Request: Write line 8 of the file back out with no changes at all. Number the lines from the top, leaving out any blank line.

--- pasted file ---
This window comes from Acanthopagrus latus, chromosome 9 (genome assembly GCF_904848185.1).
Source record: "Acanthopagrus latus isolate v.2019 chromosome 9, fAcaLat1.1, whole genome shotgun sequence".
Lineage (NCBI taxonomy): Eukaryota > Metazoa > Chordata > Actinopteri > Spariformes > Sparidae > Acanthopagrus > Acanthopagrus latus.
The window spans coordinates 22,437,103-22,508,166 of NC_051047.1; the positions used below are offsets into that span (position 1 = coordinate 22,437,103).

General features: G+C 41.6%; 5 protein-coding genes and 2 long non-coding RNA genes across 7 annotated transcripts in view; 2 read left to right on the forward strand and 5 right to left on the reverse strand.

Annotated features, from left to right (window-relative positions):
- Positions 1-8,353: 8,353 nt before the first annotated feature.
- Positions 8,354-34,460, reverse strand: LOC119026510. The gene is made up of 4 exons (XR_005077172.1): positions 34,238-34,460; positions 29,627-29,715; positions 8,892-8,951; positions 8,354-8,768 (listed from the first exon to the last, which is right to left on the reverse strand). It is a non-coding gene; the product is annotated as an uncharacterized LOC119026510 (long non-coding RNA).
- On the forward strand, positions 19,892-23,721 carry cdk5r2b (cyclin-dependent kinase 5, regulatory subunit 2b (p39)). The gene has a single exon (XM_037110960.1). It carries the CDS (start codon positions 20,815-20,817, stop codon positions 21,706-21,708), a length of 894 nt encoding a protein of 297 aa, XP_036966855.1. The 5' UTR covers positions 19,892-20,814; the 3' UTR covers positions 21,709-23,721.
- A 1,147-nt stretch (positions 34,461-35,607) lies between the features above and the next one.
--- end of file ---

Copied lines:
- Positions 8,354-34,460, reverse strand: LOC119026510. The gene is made up of 4 exons (XR_005077172.1): positions 34,238-34,460; positions 29,627-29,715; positions 8,892-8,951; positions 8,354-8,768 (listed from the first exon to the last, which is right to left on the reverse strand). It is a non-coding gene; the product is annotated as an uncharacterized LOC119026510 (long non-coding RNA).